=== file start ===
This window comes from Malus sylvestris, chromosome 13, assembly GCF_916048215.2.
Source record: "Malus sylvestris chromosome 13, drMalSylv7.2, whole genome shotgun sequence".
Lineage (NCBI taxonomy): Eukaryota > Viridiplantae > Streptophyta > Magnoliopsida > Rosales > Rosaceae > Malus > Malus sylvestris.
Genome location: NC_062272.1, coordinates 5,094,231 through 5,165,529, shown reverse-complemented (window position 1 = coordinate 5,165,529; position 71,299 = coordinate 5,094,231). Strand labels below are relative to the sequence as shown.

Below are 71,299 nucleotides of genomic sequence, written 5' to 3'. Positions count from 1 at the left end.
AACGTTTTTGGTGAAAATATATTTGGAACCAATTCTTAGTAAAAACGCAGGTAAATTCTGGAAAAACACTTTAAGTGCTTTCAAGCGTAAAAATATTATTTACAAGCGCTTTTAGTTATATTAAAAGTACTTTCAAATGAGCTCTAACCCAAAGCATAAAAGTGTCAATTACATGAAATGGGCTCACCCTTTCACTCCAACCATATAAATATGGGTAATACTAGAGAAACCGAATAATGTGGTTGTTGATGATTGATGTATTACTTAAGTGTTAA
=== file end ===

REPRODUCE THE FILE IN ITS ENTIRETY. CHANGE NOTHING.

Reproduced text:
This window comes from Malus sylvestris, chromosome 13, assembly GCF_916048215.2.
Source record: "Malus sylvestris chromosome 13, drMalSylv7.2, whole genome shotgun sequence".
Lineage (NCBI taxonomy): Eukaryota > Viridiplantae > Streptophyta > Magnoliopsida > Rosales > Rosaceae > Malus > Malus sylvestris.
Genome location: NC_062272.1, coordinates 5,094,231 through 5,165,529, shown reverse-complemented (window position 1 = coordinate 5,165,529; position 71,299 = coordinate 5,094,231). Strand labels below are relative to the sequence as shown.

Below are 71,299 nucleotides of genomic sequence, written 5' to 3'. Positions count from 1 at the left end.
AACGTTTTTGGTGAAAATATATTTGGAACCAATTCTTAGTAAAAACGCAGGTAAATTCTGGAAAAACACTTTAAGTGCTTTCAAGCGTAAAAATATTATTTACAAGCGCTTTTAGTTATATTAAAAGTACTTTCAAATGAGCTCTAACCCAAAGCATAAAAGTGTCAATTACATGAAATGGGCTCACCCTTTCACTCCAACCATATAAATATGGGTAATACTAGAGAAACCGAATAATGTGGTTGTTGATGATTGATGTATTACTTAAGTGTTAA